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The alarming number of diagnostic errors in the ICU and ER

Published on Nov 14, 2017 at 12:59 pm in General Blogs.

When a family member needs prompt medical help, you trust the team of doctors and nurses working in the emergency room (ER) will diagnose the condition and treat it properly. The same goes for the medical team that will attend to your loved one if he or she ends up in the intensive care unit (ICU).

But research indicates thousands of trauma patient deaths each year are the result of diagnosis errors, and thousands of ICU patients are discovered to have un diagnosed conditions when they died. 

 

The troubling results of an ICU study

A 2012 study performed by patient safety experts at Johns Hopkins Medicine reveals that at least one missed diagnosis was present in more than a quarter of the patients who died while in an ICU. The study goes on to estimate that up to 40,500 adult ICU patients each year have unknown medical conditions when they expire. Even if a patient survives, a misdiagnosis may result in a lengthy hospital stay, an unnecessary surgery and the possibility of extended disability.

Opportunities for misdiagnoses in the ER

Doctors say the emergency room is the toughest place to work because of the speed at which events occur and the pressure to determine whether to admit patients to the hospital or discharge them to return home. Diagnostic errors are common in the ER. For example, doctors could confuse a heart attack with a gallbladder infection or a case of heartburn. A pulmonary embolism could present as pneumonia, bronchitis or an asthma attack. Various conditions share symptoms, and time is often of the essence in terms of proper diagnosis and treatment.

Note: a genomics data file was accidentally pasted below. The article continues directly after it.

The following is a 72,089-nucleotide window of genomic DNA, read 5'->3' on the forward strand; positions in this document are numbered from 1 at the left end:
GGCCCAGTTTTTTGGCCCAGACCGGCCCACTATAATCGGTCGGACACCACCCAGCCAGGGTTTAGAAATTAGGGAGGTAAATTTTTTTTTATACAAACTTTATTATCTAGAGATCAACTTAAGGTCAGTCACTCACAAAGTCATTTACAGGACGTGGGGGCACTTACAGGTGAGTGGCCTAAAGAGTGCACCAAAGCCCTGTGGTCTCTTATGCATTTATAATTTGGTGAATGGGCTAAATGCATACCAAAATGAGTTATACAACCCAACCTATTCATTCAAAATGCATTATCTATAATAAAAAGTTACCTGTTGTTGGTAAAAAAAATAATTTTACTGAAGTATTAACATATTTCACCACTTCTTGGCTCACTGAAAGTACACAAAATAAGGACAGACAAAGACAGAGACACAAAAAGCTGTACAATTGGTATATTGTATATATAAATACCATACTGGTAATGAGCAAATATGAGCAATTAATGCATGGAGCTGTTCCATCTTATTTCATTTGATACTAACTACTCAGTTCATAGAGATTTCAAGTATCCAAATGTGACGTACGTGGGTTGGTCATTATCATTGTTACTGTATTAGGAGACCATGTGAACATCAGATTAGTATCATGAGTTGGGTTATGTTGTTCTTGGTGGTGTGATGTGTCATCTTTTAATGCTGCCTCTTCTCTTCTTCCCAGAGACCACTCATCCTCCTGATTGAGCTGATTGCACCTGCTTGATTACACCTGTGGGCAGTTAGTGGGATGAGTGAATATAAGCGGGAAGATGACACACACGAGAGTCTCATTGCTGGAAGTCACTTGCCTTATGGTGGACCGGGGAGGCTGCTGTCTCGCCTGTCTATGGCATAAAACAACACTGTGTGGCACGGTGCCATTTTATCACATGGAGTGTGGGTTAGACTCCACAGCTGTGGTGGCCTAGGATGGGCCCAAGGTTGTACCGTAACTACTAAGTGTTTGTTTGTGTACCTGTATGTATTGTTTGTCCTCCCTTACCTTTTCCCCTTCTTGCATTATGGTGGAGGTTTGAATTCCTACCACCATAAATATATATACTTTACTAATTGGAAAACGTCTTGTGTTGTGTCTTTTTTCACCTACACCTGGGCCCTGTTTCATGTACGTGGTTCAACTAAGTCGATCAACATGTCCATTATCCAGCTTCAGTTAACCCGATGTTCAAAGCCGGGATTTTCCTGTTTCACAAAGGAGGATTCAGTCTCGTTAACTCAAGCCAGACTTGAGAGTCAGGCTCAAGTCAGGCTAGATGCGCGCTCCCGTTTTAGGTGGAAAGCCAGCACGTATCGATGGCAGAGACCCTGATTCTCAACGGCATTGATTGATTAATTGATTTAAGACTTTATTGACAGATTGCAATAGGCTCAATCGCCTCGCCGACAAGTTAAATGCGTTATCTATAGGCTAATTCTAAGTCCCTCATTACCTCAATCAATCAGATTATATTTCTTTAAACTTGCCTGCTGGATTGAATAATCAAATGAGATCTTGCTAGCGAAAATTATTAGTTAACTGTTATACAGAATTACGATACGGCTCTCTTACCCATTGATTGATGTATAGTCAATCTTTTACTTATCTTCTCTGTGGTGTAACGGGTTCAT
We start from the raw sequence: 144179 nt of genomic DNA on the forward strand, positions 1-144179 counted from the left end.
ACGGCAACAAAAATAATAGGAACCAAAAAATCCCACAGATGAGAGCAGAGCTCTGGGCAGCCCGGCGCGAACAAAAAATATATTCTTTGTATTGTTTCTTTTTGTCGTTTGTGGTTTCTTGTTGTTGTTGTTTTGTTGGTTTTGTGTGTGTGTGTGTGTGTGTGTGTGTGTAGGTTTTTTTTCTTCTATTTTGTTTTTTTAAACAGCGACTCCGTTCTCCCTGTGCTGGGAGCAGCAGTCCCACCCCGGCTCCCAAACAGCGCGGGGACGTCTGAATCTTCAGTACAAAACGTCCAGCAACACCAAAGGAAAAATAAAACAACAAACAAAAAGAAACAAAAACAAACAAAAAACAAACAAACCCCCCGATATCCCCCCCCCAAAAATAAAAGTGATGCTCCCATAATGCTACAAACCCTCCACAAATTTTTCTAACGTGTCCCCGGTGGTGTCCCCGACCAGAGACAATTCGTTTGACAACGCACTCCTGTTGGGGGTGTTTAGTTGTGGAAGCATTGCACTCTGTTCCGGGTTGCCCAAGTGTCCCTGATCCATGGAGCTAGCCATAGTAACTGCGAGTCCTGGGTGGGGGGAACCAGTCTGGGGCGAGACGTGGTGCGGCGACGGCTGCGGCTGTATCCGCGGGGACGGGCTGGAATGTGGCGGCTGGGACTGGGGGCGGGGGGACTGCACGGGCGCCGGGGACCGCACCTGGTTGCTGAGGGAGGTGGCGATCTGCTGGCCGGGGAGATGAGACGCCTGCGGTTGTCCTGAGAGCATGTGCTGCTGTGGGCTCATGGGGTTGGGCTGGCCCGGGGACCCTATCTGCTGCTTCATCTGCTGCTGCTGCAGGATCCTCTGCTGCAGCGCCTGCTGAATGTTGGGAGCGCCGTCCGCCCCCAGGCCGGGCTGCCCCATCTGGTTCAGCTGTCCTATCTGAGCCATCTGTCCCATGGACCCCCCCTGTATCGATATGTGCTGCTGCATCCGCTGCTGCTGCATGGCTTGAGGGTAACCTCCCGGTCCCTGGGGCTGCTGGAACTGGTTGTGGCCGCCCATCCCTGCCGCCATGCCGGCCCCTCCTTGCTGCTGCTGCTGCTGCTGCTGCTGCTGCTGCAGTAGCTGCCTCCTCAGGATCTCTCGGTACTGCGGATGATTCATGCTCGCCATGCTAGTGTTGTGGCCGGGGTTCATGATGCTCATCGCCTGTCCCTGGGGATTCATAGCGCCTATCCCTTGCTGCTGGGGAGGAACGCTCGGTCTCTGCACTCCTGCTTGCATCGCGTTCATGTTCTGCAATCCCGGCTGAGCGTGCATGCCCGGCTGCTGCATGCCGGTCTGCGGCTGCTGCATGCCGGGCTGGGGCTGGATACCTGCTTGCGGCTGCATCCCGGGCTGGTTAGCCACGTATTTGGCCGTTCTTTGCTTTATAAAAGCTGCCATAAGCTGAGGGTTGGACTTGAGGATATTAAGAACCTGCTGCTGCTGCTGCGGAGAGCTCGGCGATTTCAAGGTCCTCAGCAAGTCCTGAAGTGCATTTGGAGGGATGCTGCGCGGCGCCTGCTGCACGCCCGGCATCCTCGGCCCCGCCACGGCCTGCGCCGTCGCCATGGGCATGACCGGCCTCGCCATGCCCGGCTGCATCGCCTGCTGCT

Nonetheless, ER doctors have protocols to rule out the most dire possibilities first and then narrow down the problem to arrive at the proper diagnosis and treatment. A rush to judgment or failure to order additional tests can have adverse consequences — either the proper treatment is dangerously delayed or the improper treatment causes lasting harm.

What you can do if a loved one died or suffered injury

The Johns Hopkins Medical study estimates that diagnostic errorsare responsible for the deaths of 40,000 to 80,000 hospital patients yearly. Many of those fatalities could constitute medical malpractice.

If you had a loved one who died with an unknown diagnosis or a family member whose health has suffered because of misdiagnosis, you may wish to seek legal counsel to help determine what your next steps should be.

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